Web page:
FIRO believes that the probable cause for the crash of TWA Flight 800 was an explosion caused by an external ignition source. Radar data [4, 5], forensic analyses [6, 7], debris field evidence [4], secret government test results [8], and multiple eyewitness observations [9, 10] all suggest that the external ignition source was most likely a surface-to-air missile.

FIRO does not intend to ascribe theories as to why a missile may have been fired. Rather, the main goals of FIRO are to factually establish the most probable cause of the demise of TWA Flight 800, and to compel the proper investigative agencies to re-open the TWA Flight 800 investigation so that they can reconsider their own probable cause determination, which has been shown to be invalid.

Parties interested in assisting FIRO with its investigation or liaison contacts with the United States government should

About FIRO

Formed in April of 1999, FIRO is a group dedicated to uncovering and publicizing the facts surrounding the crash of TWA Flight 800. Its membership includes former airline crash investigators, scientists, engineers, and aviation professionals.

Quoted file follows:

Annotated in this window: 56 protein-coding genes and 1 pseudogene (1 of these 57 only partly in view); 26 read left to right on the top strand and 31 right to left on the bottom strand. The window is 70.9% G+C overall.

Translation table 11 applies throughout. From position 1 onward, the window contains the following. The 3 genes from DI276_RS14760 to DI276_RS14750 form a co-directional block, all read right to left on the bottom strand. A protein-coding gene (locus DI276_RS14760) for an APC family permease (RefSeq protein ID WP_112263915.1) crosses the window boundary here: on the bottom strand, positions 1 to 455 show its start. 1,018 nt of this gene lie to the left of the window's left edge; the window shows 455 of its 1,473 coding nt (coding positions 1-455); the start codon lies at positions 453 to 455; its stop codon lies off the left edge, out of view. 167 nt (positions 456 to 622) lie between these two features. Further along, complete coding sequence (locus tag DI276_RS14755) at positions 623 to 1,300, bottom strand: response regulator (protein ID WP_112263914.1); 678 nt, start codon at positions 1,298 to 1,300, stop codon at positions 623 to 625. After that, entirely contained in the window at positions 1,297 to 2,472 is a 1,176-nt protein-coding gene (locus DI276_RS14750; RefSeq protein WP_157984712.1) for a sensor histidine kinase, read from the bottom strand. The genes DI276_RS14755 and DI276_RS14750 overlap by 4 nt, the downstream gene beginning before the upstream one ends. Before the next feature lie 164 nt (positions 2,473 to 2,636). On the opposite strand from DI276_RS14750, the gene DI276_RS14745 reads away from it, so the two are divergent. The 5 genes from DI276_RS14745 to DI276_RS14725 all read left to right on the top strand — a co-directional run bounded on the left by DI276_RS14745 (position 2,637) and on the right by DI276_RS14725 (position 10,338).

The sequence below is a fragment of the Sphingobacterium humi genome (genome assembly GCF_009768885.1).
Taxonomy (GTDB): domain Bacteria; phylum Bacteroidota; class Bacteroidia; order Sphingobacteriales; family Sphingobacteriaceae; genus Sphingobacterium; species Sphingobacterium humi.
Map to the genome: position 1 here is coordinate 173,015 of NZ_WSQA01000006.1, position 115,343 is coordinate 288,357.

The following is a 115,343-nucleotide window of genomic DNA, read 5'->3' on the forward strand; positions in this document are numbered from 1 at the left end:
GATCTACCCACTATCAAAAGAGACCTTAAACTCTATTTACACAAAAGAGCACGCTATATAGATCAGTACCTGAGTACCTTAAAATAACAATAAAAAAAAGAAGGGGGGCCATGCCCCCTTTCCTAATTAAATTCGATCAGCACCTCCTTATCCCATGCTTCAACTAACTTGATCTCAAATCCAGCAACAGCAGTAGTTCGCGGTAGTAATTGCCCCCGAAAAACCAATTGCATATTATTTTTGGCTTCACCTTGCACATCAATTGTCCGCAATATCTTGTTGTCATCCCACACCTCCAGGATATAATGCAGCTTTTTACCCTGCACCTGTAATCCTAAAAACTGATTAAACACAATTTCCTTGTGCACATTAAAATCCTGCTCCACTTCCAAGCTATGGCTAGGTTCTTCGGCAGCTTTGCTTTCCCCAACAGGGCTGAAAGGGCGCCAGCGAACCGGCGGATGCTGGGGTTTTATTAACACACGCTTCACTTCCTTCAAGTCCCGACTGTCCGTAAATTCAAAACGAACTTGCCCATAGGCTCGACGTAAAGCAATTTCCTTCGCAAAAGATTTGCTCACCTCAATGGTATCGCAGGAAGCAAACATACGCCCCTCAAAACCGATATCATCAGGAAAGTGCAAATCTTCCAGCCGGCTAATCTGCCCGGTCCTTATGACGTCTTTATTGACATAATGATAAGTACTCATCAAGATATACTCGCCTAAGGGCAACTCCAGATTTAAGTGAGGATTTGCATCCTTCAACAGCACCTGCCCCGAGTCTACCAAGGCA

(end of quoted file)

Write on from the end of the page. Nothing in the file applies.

1. NTSB, AIRCRAFT ACCIDENT REPORT, In-flight Breakup Over the Atlantic Ocean, Trans World Airlines Flight 800, Boeing 747-131, N93119, Near East Moriches, New York, July 17, 1996. NTSB Public Docket, 2000.

2. FIRO Petition

3. NTSB Response to FIRO Petition

4. FIRO Petition: Section 4

5. FIRO Petition: Section 7

6. FIRO Petition: Section 2

7. FIRO Petition: Section 3

8. Flight 800's Secret Archive

9. FIRO Petition: Section 8

10. FIRO Petition: Section 10